(Bloomberg) -- Officially, Nigeria’s naira is doing pretty well this year, down just 4% against a strong US dollar, ahead of the Canadian dollar and the Swiss franc. But that exchange rate is used only by the government -- ordinary Nigerians are grappling with a 37% drop on the widely-used black market.
That makes it one of the world’s worst-performing currencies, after Ghana’s cedi, which is down nearly 55% this year, and the Sri Lankan Rupee. Its peers include Sierra Leone’s leone, which is down 36%, and the Egyptian pound, which has lost 35%.
Africa’s largest economy operates a tightly controlled official rate but it’s in the parallel market where the exchange rate of the local currency is largely determined by the level of demand for the dollar.
Nigeria’s central bank rations dollars at the official rate, cutting off access to many businesses and individuals, which in turn drives demand to the unauthorized black market. This has led to a widening gap between the managed and parallel markets to more than 90%.
Currency Redesign Plan Sparks Rush to Buy Dollars in Nigeria
While the naira officially closed at 442.75 to the dollar on Friday, currency traders on the streets of Lagos, Nigeria’s commercial hub, quoted the greenback at 890 naira, according Umar Salisu, a bureau de change operator who tracks the data.
The local unit’s drop in the black market started a day after the central bank announced last week that it will issue redesigned 200-, 500- and 1,000-naira notes from mid-December in a bid to mop up excess cash in circulation.
The Abuja-based regulator gave Nigerians until Jan. 31 to exchange the existing bills for new ones, a tight deadline considering that the central bank estimates that as much as 2.7 trillion naira ($6.1 billion) sits outside bank vaults. Africa’s most populous country has an average of 4.5 bank branches per 100,000 people and 45% of adults don’t have a bank account.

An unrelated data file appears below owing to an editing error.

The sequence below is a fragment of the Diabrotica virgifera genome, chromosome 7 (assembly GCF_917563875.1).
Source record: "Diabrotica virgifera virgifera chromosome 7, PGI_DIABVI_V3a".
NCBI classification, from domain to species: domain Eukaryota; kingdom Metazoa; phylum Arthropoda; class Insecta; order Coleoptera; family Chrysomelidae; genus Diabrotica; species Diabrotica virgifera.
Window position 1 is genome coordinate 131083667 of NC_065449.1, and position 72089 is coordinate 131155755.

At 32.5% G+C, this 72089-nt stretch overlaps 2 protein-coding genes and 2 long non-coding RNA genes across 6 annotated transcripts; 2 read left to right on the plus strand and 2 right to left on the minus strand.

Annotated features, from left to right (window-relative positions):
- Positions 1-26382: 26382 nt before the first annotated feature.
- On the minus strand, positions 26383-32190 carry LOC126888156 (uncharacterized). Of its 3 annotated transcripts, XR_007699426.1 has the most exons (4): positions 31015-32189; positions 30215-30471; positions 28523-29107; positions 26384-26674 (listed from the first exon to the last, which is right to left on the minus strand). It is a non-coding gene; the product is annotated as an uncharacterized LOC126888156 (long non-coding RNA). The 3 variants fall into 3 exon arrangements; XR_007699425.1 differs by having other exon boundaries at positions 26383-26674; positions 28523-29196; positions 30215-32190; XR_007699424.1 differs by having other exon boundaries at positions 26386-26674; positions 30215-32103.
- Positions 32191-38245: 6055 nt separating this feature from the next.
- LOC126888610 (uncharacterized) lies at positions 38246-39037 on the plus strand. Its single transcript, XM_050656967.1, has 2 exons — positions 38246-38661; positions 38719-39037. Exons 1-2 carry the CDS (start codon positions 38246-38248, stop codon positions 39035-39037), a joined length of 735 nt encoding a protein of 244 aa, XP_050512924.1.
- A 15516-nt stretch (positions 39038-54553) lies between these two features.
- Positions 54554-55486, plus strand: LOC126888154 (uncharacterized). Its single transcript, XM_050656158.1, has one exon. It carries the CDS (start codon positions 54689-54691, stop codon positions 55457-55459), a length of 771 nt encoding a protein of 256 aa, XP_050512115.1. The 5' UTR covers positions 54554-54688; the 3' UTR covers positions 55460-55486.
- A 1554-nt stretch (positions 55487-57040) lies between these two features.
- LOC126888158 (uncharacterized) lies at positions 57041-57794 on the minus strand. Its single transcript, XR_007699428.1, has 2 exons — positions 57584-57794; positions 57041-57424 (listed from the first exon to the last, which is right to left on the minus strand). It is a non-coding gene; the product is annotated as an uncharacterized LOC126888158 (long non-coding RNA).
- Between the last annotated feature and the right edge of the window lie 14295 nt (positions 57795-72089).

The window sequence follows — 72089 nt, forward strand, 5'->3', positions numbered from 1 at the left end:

The naira’s slump is likely to continue in the near term given low oil revenue and rising outflows due to uncertainties associated with February’s presidential election, said Uche Uwaleke, a professor of finance and capital markets at the Nasarawa State University in central Nigeria. The dollar is seen as a safe haven, he said.
“It’s evident that a lot of currency substitution is going on as many people now see the greenback as a better store of value,” Uwaleke said.
--With assistance from Ruth Olurounbi and Emele Onu.
©2022 Bloomberg L.P.
BNN Bloomberg Picks
One-third of Canadians unsure if they’re covered for climate risk
Artists are worried about AI. Here is why
What is it like to live in a converted office building?
Carbon tax, trade barriers: experts on how to reduce food costs
Variable rate mortgage holders on the hook for thousands in interest: report
Half of Canadians don't think they will be ever buy a home: survey